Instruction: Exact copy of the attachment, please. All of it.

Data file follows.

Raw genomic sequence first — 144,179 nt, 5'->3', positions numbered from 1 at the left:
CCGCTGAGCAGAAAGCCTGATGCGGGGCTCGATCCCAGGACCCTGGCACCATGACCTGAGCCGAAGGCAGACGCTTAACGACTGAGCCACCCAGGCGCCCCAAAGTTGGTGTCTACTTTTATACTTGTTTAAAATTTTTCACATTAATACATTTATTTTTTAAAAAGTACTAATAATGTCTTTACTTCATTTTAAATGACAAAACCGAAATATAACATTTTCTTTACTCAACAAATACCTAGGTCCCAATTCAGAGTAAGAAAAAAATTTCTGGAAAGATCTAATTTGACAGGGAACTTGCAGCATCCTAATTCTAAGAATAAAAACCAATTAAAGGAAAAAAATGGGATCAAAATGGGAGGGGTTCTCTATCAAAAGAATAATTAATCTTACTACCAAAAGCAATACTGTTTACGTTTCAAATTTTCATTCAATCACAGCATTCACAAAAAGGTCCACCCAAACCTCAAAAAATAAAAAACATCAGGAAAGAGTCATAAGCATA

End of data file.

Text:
Raw genomic sequence first — 144,179 nt, 5'->3', positions numbered from 1 at the left:
CCGCTGAGCAGAAAGCCTGATGCGGGGCTCGATCCCAGGACCCTGGCACCATGACCTGAGCCGAAGGCAGACGCTTAACGACTGAGCCACCCAGGCGCCCCAAAGTTGGTGTCTACTTTTATACTTGTTTAAAATTTTTCACATTAATACATTTATTTTTTAAAAAGTACTAATAATGTCTTTACTTCATTTTAAATGACAAAACCGAAATATAACATTTTCTTTACTCAACAAATACCTAGGTCCCAATTCAGAGTAAGAAAAAAATTTCTGGAAAGATCTAATTTGACAGGGAACTTGCAGCATCCTAATTCTAAGAATAAAAACCAATTAAAGGAAAAAAATGGGATCAAAATGGGAGGGGTTCTCTATCAAAAGAATAATTAATCTTACTACCAAAAGCAATACTGTTTACGTTTCAAATTTTCATTCAATCACAGCATTCACAAAAAGGTCCACCCAAACCTCAAAAAATAAAAAACATCAGGAAAGAGTCATAAGCATA